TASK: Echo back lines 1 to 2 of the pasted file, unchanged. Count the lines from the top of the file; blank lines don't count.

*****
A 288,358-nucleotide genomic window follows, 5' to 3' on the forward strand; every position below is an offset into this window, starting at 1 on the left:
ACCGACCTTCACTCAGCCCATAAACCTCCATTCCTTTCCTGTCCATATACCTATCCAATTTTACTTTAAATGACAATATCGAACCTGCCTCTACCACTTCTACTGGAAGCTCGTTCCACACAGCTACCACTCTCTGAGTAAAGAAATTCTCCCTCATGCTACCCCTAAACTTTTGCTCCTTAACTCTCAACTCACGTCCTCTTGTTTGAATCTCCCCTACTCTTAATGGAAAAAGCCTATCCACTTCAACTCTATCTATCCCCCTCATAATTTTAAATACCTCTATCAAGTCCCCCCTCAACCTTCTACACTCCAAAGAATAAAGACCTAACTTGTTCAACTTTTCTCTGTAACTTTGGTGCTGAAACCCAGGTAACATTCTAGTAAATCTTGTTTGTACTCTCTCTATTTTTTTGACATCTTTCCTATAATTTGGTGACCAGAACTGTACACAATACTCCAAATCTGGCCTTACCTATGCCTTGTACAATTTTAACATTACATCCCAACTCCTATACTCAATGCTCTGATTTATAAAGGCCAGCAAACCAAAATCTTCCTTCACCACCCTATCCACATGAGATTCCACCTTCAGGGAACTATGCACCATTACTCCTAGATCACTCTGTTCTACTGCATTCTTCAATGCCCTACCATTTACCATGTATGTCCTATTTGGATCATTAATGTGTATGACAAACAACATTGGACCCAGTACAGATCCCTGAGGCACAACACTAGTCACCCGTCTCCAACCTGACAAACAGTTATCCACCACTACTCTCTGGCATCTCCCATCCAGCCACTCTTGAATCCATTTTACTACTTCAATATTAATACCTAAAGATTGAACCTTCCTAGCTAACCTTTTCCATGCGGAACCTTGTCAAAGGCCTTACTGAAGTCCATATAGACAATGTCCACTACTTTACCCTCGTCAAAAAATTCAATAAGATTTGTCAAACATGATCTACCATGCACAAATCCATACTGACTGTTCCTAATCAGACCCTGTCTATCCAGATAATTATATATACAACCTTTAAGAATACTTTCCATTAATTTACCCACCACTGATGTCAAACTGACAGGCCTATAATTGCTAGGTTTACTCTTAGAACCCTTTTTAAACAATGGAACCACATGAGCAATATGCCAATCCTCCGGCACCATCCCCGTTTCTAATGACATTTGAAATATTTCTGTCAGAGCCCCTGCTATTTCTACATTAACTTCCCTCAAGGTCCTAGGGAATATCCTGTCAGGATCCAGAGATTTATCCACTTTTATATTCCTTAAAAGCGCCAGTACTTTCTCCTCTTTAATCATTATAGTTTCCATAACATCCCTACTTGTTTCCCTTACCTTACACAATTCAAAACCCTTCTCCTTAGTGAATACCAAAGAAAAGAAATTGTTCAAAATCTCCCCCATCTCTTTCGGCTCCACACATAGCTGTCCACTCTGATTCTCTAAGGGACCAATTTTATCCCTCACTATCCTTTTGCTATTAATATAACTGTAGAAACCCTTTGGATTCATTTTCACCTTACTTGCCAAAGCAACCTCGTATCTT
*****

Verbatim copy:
A 288,358-nucleotide genomic window follows, 5' to 3' on the forward strand; every position below is an offset into this window, starting at 1 on the left:
ACCGACCTTCACTCAGCCCATAAACCTCCATTCCTTTCCTGTCCATATACCTATCCAATTTTACTTTAAATGACAATATCGAACCTGCCTCTACCACTTCTACTGGAAGCTCGTTCCACACAGCTACCACTCTCTGAGTAAAGAAATTCTCCCTCATGCTACCCCTAAACTTTTGCTCCTTAACTCTCAACTCACGTCCTCTTGTTTGAATCTCCCCTACTCTTAATGGAAAAAGCCTATCCACTTCAACTCTATCTATCCCCCTCATAATTTTAAATACCTCTATCAAGTCCCCCCTCAACCTTCTACACTCCAAAGAATAAAGACCTAACTTGTTCAACTTTTCTCTGTAACTTTGGTGCTGAAACCCAGGTAACATTCTAGTAAATCTTGTTTGTACTCTCTCTATTTTTTTGACATCTTTCCTATAATTTGGTGACCAGAACTGTACACAATACTCCAAATCTGGCCTTACCTATGCCTTGTACAATTTTAACATTACATCCCAACTCCTATACTCAATGCTCTGATTTATAAAGGCCAGCAAACCAAAATCTTCCTTCACCACCCTATCCACATGAGATTCCACCTTCAGGGAACTATGCACCATTACTCCTAGATCACTCTGTTCTACTGCATTCTTCAATGCCCTACCATTTACCATGTATGTCCTATTTGGATCATTAATGTGTATGACAAACAACATTGGACCCAGTACAGATCCCTGAGGCACAACACTAGTCACCCGTCTCCAACCTGACAAACAGTTATCCACCACTACTCTCTGGCATCTCCCATCCAGCCACTCTTGAATCCATTTTACTACTTCAATATTAATACCTAAAGATTGAACCTTCCTAGCTAACCTTTTCCATGCGGAACCTTGTCAAAGGCCTTACTGAAGTCCATATAGACAATGTCCACTACTTTACCCTCGTCAAAAAATTCAATAAGATTTGTCAAACATGATCTACCATGCACAAATCCATACTGACTGTTCCTAATCAGACCCTGTCTATCCAGATAATTATATATACAACCTTTAAGAATACTTTCCATTAATTTACCCACCACTGATGTCAAACTGACAGGCCTATAATTGCTAGGTTTACTCTTAGAACCCTTTTTAAACAATGGAACCACATGAGCAATATGCCAATCCTCCGGCACCATCCCCGTTTCTAATGACATTTGAAATATTTCTGTCAGAGCCCCTGCTATTTCTACATTAACTTCCCTCAAGGTCCTAGGGAATATCCTGTCAGGATCCAGAGATTTATCCACTTTTATATTCCTTAAAAGCGCCAGTACTTTCTCCTCTTTAATCATTATAGTTTCCATAACATCCCTACTTGTTTCCCTTACCTTACACAATTCAAAACCCTTCTCCTTAGTGAATACCAAAGAAAAGAAATTGTTCAAAATCTCCCCCATCTCTTTCGGCTCCACACATAGCTGTCCACTCTGATTCTCTAAGGGACCAATTTTATCCCTCACTATCCTTTTGCTATTAATATAACTGTAGAAACCCTTTGGATTCATTTTCACCTTACTTGCCAAAGCAACCTCGTATCTT